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Tony Butera named ASD’s Steel Man of the Year

Keywords: Tags  Voss Industries, Tony Butera, Association of Steel Distributors, ASD, Steel Man of the Year, PAul Voss, Gabe Voss, Homer Davison steel processing

CHICAGO — Survivors in the rough-and-tumble world of steel are often described as gamblers and horse traders. Tony Butera, a cofounder of Voss Industries, has in fact gambled and owned racehorses during a career that has so far spanned 62 years.

In his most recent win, Butera has been named 2012 Steel Man of the Year by the Association of Steel Distributors (ASD), which will honor him at a banquet during its annual convention in March.

Butera, a man known for having mentored many greenhorns who later went on to lead their own companies, started Taylor, Mich.-based Voss Industries in 1951 with Paul Voss and Homer Davison, who were soon joined by Paul’s brother, Gabe.

Butera had just three months on the job when the foreman training him decided that he wanted to take a long vacation. "I asked, ‘Who’s going to run the plant?’ Butera recalled. "He said, ‘You are.’"

In an exclusive interview with AMM, Butera recalled working long hours in those early days. "I was the foreman, the maintenance man, the inventory clerk, I ran the crane," he said. "Meanwhile, all the salesmen (were) out having a ball downtown. I said, ‘Hey, this is baloney. I have to go into sales.’"

Butera, who went to college on the G.I. Bill, moved to a small Detroit steel warehouse, where he opened 15 new accounts in three months. "A lot of them were good customers of the Vosses," he said. "It didn’t take long before Gabe called, saying, ‘Paul has an offer for you that you can’t refuse.’"

Butera managed sales for Voss’ west side expansion and later pitched the idea of building a pickle line. "We were buying all this hot-rolled and having to pay to have it pickled," he said. His partners bought into the idea, and the decision helped to expand Voss’ business with service centers.

"I bought a lot of steel in my time, thousands and thousands of tons," Butera said. "I sold thousands and thousands of tons. I bought foreign steel when it was 4.5 cents a pound from one of the first (import) dealers in Detroit."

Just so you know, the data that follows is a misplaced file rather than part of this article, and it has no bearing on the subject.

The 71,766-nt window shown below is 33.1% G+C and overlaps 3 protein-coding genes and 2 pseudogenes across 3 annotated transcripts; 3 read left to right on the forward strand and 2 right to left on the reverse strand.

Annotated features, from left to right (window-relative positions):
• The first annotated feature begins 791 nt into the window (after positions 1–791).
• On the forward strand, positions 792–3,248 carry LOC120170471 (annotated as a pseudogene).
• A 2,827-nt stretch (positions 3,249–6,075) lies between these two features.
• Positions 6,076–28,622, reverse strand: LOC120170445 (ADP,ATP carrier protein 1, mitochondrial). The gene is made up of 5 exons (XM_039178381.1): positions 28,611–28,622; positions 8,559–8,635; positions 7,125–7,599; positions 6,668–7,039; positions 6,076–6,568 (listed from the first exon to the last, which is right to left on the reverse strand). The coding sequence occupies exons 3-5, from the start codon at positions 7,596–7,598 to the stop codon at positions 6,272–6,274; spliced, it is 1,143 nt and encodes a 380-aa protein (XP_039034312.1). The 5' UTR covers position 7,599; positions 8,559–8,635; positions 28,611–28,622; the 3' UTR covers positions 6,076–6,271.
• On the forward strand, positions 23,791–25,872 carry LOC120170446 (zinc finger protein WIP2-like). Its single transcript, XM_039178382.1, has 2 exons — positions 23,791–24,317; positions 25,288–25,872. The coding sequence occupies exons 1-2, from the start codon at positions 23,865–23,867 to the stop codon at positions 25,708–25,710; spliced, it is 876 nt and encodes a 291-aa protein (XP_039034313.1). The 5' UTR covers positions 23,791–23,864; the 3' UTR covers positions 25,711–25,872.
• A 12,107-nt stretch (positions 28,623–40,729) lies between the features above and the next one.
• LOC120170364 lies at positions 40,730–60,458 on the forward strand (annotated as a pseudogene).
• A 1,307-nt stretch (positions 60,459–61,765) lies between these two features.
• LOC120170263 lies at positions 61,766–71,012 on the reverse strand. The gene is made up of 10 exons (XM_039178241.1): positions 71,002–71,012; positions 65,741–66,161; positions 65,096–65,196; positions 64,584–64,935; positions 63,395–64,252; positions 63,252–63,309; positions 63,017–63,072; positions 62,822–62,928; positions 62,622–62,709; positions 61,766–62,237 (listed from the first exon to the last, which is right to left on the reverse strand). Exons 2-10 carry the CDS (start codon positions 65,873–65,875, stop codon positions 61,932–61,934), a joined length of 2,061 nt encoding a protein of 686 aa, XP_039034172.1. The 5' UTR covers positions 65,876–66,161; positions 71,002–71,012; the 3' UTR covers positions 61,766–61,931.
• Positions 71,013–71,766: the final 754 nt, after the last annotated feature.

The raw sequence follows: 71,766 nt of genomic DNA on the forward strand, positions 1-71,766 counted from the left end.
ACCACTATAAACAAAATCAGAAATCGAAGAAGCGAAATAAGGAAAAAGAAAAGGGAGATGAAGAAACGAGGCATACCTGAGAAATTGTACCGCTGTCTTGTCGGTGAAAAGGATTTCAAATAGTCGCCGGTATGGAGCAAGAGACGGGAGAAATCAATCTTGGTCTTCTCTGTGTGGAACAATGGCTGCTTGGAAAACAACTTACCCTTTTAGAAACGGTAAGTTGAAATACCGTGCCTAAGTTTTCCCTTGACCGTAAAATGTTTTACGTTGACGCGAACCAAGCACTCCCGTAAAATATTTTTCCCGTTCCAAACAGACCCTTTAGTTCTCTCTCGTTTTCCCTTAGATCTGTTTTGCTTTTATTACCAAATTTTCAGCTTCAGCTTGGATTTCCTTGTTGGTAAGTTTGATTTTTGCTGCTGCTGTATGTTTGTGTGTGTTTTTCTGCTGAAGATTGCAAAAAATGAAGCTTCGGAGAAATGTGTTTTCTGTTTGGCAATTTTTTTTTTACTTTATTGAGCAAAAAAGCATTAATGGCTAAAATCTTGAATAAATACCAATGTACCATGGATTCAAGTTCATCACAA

He won new business in a traditional manner: by giving out pens and golf shirts and taking customers to lunch. "I’m a great taker-out-to-luncher," he said, pointing to his beltline.

But the real festivities occurred when a Detroit mill salesman and Butera paired up to host annual trips to Las Vegas, which continued for eight years. Twenty-nine customers came one year, and "more guys were begging to go," he said.

The stories from those trips are "just amazing," said Butera, who is legendary for knowing practically everyone in the industry. "And the money they lost at those tables!" he added.

"I love gambling, I love horses," Butera continued. He and a couple of partners purchased a racehorse and won $100,000 in the first year. The seller "never forgot it," Butera said. "He chewed us out every time he saw us."

Butera stabled racehorses for the next 20 years and frequented tracks from Toronto to Atlantic City, N.J., to New Orleans. "I am a connoisseur of the racetrack," he said. "On every single trip to New York, (customers) insisted on going to the track with me, because they figured I would make them money."

And on the subject of making money, Butera believes that steel processors and distributors will have a good 2013, based on the projected vehicle build rate and demand from other industries.

"Among the people I deal with, this guy is putting in a new slitter, that guy is putting up a new building," he said. "Are you telling me they are hurting?"

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